I love this story. I have only once in my job as a public defender ever read a transcript of a sentencing proceeding in which a judge showed remorse for giving out a very long sentence. Often, at least in Ohio drug law, these kinds of long sentences are, in fact, mandatory and cannot be reduced by a judge. Federal guideline sentencing is a little more complicated. But this story is really great.
“Elevating the experience of these boys above the experience of their victim is not okay. But, you know what is okay? Also feeling sorry for these boys. Not in the way that CNN did it. Not at the expense of the girl who was raped by these boys. But including these boys in our feelings of sadness is okay. I, unlike many people reacting to today’s verdict, am not just thrilled to death that two 16-year-old boys are going to jail. What they did was terrible. There is no excuse. They have to be two seriously fucked-up kids to have done what they did. But what I know for damn sure is that jail does not fix broken people. It only breaks them harder.”
This is a fantastic article. Mia draws attention to a very difficult issue in a gentle and thoughtful way that would be hard for the most narrowly focused victims’ rights advocate to ignore.
CNN has done so much fucking damage here. There is no doubt that the way they have framed the accused youth as young superstars fallen victim to their own misguided values was really shitty. Highlighting their promise adds salt to the very real wounds of victims who do not hear their voices reflected in our legal system.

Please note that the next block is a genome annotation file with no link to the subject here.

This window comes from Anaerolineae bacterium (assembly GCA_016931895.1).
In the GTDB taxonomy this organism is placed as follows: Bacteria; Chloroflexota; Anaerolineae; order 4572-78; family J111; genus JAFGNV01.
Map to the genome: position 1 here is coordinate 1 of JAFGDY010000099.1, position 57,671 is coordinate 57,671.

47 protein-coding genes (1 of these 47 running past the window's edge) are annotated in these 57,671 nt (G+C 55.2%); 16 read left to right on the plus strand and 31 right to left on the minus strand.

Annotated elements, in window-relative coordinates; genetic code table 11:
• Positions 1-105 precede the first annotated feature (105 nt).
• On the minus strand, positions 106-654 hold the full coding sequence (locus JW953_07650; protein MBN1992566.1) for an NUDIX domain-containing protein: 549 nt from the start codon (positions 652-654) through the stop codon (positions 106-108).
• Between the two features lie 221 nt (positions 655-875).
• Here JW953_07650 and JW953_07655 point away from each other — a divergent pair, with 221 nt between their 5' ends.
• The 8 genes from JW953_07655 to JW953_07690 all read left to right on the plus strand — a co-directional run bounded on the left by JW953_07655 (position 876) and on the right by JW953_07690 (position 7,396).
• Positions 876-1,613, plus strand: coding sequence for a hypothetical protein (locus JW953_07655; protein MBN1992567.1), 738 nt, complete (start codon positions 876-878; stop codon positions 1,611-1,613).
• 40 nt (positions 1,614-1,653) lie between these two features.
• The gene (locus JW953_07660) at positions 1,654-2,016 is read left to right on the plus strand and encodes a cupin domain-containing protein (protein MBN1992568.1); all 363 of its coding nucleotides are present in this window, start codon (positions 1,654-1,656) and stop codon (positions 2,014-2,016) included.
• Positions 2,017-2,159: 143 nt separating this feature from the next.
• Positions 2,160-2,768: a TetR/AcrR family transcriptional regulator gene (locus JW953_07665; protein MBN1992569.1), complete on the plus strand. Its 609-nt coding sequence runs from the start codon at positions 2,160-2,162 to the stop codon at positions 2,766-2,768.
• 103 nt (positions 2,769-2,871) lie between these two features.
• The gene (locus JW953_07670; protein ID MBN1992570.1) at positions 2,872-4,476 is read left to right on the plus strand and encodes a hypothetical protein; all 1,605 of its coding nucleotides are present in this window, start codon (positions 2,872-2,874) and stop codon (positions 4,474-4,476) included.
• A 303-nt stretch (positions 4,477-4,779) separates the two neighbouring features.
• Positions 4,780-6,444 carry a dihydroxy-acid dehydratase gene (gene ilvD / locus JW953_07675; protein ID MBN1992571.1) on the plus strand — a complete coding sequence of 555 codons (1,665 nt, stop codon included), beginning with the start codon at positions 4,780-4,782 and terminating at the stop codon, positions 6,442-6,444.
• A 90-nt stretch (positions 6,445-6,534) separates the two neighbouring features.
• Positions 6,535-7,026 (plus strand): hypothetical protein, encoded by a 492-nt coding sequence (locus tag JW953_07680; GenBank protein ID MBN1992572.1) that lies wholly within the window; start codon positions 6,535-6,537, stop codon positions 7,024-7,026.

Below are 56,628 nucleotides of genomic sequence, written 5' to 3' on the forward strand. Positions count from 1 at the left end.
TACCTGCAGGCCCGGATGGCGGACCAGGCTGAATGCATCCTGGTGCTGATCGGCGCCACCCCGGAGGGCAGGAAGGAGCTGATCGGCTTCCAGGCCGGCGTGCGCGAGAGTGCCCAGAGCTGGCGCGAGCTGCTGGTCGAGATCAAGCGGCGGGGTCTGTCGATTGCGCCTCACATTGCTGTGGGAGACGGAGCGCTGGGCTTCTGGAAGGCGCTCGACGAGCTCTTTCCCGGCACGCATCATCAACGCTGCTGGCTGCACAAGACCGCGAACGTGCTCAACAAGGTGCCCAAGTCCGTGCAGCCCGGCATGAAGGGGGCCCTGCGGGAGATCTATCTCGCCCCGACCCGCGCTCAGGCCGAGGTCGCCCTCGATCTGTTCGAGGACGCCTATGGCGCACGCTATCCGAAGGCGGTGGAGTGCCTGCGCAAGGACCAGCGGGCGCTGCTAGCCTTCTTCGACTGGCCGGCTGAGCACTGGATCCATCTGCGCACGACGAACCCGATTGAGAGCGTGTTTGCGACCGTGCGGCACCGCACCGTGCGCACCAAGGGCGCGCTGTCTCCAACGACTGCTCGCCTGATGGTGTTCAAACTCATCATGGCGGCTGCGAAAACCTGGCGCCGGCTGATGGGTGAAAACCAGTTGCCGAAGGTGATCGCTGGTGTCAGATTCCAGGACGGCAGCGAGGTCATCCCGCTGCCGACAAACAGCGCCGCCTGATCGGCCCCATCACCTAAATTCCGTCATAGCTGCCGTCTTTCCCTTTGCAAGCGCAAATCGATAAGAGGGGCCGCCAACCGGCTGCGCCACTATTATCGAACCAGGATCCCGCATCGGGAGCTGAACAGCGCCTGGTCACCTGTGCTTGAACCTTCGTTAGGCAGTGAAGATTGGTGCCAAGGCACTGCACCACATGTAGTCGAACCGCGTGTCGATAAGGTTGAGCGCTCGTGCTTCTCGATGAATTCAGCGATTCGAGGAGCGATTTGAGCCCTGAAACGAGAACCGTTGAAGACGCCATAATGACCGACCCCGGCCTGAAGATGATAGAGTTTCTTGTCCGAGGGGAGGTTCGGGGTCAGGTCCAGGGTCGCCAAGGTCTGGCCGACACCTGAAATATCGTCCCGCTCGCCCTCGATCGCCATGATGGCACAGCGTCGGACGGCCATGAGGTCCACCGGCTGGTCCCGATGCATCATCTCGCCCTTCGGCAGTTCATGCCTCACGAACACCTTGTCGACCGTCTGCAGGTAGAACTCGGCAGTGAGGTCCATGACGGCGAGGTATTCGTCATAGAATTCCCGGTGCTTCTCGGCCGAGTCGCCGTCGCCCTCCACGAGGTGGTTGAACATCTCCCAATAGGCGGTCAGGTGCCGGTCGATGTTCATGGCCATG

Whats worse is that, in framing Ma’Lik and Trent in this way, they have made it near impossible to speak to the rights that these kids have and deserve in the system. The value of respecting and supporting offenders and their rights is hard enough as it is, but is certainly in all of our best interests. We don’t support capital punishment which means these kids will get out of jail eventually, and, given that they are so young, when they are released they will still have years of life to live in the community.
Who do we want them to be? Do we want to abuse and shame them into angry men with the issues they already face compounded by the stigma of this horrible act, or do we want them to feel like we value their lives enough to invest in the supports necessary to have them live out their lives among us in a healthy way? Either way, be clear, they will eventually be living among us.
I face challenge in my position as an offender rights advocate on the daily, without adding CNN’s fuel to that fire, and I will continue to do so. I hope you will too… in the mean time, fuck you CNN.
This is important. I haven’t had a chance to write anything about this, and I’m saddened to see friends that are otherwise critical thinkers being so vitriolic about this whole thing. This is a great response to that tendency, and it’s what I wish I’d written. Instead, this person did. Nice work.